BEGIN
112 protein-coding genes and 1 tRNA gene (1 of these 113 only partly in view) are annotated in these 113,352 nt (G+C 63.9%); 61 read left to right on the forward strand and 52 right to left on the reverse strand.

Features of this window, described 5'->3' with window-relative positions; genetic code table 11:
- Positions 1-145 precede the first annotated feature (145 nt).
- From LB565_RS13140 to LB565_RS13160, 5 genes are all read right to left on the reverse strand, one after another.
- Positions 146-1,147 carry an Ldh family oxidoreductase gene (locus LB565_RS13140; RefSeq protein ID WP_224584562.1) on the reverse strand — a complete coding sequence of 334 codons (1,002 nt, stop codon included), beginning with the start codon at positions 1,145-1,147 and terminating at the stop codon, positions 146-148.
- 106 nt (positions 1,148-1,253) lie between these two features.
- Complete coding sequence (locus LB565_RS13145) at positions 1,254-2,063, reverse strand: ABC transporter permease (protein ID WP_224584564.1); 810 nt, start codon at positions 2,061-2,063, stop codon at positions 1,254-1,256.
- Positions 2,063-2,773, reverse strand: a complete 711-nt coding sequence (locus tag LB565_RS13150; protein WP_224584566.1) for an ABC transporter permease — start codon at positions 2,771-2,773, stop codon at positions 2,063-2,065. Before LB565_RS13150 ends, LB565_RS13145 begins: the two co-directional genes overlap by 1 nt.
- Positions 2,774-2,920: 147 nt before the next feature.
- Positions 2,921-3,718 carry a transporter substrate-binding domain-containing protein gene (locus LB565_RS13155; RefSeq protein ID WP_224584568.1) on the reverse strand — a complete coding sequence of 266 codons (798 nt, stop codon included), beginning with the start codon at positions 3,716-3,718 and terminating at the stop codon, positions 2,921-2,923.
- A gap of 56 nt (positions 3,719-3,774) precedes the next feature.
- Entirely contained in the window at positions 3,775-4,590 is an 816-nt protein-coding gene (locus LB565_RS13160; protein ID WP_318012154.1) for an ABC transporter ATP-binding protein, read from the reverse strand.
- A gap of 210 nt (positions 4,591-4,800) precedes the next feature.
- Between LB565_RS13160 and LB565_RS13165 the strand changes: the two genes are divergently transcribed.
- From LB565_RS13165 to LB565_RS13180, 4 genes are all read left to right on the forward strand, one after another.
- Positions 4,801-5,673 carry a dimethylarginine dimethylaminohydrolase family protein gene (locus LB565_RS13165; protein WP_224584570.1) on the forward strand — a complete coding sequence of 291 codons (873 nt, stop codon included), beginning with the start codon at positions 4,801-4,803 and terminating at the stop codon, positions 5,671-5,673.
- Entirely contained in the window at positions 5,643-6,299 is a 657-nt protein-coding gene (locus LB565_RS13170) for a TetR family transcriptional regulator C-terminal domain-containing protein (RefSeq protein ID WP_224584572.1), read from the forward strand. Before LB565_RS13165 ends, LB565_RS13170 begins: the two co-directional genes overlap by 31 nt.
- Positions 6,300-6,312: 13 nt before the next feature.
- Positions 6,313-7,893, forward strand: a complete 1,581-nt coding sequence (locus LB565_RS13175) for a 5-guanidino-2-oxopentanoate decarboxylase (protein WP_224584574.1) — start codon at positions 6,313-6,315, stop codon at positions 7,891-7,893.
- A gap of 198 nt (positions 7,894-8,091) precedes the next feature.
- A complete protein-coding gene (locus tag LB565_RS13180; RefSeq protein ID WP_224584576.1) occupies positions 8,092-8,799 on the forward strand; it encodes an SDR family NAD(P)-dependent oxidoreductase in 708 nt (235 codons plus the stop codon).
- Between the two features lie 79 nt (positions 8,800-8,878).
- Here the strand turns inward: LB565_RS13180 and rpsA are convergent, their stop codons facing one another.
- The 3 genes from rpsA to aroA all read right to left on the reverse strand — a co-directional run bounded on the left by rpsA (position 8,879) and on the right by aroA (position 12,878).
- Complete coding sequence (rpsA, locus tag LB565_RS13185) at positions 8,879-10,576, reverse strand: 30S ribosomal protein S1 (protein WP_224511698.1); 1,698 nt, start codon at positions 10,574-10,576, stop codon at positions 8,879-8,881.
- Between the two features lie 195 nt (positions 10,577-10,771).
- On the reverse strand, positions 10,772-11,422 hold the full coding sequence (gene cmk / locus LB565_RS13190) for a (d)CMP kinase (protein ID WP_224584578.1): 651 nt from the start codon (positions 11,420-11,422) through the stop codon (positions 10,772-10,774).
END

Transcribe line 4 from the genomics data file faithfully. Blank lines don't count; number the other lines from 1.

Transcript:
- From LB565_RS13140 to LB565_RS13160, 5 genes are all read right to left on the reverse strand, one after another.